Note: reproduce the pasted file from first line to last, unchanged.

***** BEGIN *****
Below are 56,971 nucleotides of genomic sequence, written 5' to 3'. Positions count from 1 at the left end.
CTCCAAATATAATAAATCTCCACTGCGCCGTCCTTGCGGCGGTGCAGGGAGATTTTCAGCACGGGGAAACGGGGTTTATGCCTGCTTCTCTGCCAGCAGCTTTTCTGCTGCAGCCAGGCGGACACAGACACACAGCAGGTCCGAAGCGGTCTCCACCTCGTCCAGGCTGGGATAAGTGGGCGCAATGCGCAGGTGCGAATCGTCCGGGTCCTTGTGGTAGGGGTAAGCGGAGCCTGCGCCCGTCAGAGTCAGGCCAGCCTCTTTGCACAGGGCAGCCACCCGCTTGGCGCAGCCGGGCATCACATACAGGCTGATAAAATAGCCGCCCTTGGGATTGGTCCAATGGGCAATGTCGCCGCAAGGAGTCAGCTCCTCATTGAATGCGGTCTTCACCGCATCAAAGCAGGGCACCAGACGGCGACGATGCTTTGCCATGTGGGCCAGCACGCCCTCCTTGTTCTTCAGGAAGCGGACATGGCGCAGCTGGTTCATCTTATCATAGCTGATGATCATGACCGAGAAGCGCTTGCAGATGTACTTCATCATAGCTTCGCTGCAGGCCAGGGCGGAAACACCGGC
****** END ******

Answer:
Below are 56,971 nucleotides of genomic sequence, written 5' to 3'. Positions count from 1 at the left end.
CTCCAAATATAATAAATCTCCACTGCGCCGTCCTTGCGGCGGTGCAGGGAGATTTTCAGCACGGGGAAACGGGGTTTATGCCTGCTTCTCTGCCAGCAGCTTTTCTGCTGCAGCCAGGCGGACACAGACACACAGCAGGTCCGAAGCGGTCTCCACCTCGTCCAGGCTGGGATAAGTGGGCGCAATGCGCAGGTGCGAATCGTCCGGGTCCTTGTGGTAGGGGTAAGCGGAGCCTGCGCCCGTCAGAGTCAGGCCAGCCTCTTTGCACAGGGCAGCCACCCGCTTGGCGCAGCCGGGCATCACATACAGGCTGATAAAATAGCCGCCCTTGGGATTGGTCCAATGGGCAATGTCGCCGCAAGGAGTCAGCTCCTCATTGAATGCGGTCTTCACCGCATCAAAGCAGGGCACCAGACGGCGACGATGCTTTGCCATGTGGGCCAGCACGCCCTCCTTGTTCTTCAGGAAGCGGACATGGCGCAGCTGGTTCATCTTATCATAGCTGATGATCATGACCGAGAAGCGCTTGCAGATGTACTTCATCATAGCTTCGCTGCAGGCCAGGGCGGAAACACCGGC